This is the start of my second summer vacation this year. I will detail my plans in another entry. Now, I want to opine on an article I found in the local paper (the Marion, Indiana Chronicle-Tribune) this morning. (I decided to subscribe for a further three months after thinking about letting it lapse due to its sparseness.)
One of the county library boards drove out its director, using the trumped-up charge of “falsifying time reports” to dismiss her. In the struggle the board did not follow to the letter procedures for the advertisement of the library budget as laid out by the state Department of Local Government Finance (DLGF), which public libraries and other local government units in Indiana must follow to the letter. That is the reason that the DLGF slashed the library’s requested revenue allocation by one sixth, forcing the board to cut its hours down to 28½ hours a week.
The board claimed lower tax revenues due to the mini-depression; however, other libraries in the county are hit by the mini-depression, too, but are doing relatively well. The board is hoping a volunteer program will help it out; but that will be hard to carry out when the locals are passing around a petition calling for the board’s ouster. The library is too poor to even look for a new director; but even if it weren’t, word of the board’s shenanigans will have spread among the librarian community — they are surely known at the Indiana State Library, where the ex-director asked in vain for help — so that no librarian will want to work for the board.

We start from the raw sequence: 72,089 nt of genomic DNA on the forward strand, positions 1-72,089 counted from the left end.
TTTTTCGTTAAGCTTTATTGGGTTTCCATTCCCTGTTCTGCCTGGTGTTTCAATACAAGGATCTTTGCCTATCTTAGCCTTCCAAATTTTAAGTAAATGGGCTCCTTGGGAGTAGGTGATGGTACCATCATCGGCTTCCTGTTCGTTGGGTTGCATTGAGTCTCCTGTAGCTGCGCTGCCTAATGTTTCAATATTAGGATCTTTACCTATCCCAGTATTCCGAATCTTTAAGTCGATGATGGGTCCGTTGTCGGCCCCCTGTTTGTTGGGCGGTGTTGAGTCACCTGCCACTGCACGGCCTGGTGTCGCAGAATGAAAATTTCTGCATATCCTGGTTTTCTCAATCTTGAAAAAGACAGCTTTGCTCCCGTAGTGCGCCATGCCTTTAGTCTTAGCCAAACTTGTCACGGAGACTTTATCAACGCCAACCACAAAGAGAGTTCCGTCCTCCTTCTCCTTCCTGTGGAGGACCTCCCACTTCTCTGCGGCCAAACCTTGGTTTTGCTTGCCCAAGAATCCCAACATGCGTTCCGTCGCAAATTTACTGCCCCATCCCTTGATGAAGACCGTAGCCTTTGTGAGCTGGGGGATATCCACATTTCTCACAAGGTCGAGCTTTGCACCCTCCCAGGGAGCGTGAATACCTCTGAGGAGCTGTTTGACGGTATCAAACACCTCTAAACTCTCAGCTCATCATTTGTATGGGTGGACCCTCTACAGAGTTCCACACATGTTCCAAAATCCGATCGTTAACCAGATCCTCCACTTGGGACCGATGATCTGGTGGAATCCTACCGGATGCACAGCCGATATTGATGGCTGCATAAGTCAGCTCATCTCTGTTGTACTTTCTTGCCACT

The board of that library faces an even bigger problem, one that all public libraries in Indiana will face but one which will hit that library harder than most. The Indiana State Library is formulating standards on available services and employee training, which all public libraries must follow if they want to keep on being funded by taxes. It is a safe bet that the library does not meet even the lowest of the three tiers under which public libraries are to be classed.
Also, we in Indiana are struggling with attempts to implement the Kernan-Shepard Report, which seeks to reduce local government and, especially, reduce the number of libraries in the state. It has not had much success so far; but even if some of its articles become law, the smallest libraries either will become branches of the bigger ones or will be forced to close. And that library is among the smallest. And being a stink in the nostrils of the Indiana State Library, which will carry out any library-related laws from that Report, does not help at all.
The village where the library sits needs to reform the library if it wants to keep it. And one of the things it will need to do is to replace the current members of the board. The new board will then needs to work with the village to convince the DLGF, ISL and the librarian community that it is working for the betterment of all and not for the throbbing egos of some.